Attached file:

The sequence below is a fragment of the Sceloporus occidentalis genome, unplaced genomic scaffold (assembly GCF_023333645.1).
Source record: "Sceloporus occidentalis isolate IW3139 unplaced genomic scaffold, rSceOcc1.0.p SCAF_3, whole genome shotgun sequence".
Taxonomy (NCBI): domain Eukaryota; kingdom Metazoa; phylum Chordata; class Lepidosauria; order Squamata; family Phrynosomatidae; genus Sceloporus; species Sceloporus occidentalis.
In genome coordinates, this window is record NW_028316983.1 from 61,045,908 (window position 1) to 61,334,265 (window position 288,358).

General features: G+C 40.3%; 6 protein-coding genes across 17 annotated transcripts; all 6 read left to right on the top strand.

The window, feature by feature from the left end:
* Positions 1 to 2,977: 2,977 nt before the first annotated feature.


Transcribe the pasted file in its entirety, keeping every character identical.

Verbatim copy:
The sequence below is a fragment of the Sceloporus occidentalis genome, unplaced genomic scaffold (assembly GCF_023333645.1).
Source record: "Sceloporus occidentalis isolate IW3139 unplaced genomic scaffold, rSceOcc1.0.p SCAF_3, whole genome shotgun sequence".
Taxonomy (NCBI): domain Eukaryota; kingdom Metazoa; phylum Chordata; class Lepidosauria; order Squamata; family Phrynosomatidae; genus Sceloporus; species Sceloporus occidentalis.
In genome coordinates, this window is record NW_028316983.1 from 61,045,908 (window position 1) to 61,334,265 (window position 288,358).

General features: G+C 40.3%; 6 protein-coding genes across 17 annotated transcripts; all 6 read left to right on the top strand.

The window, feature by feature from the left end:
* Positions 1 to 2,977: 2,977 nt before the first annotated feature.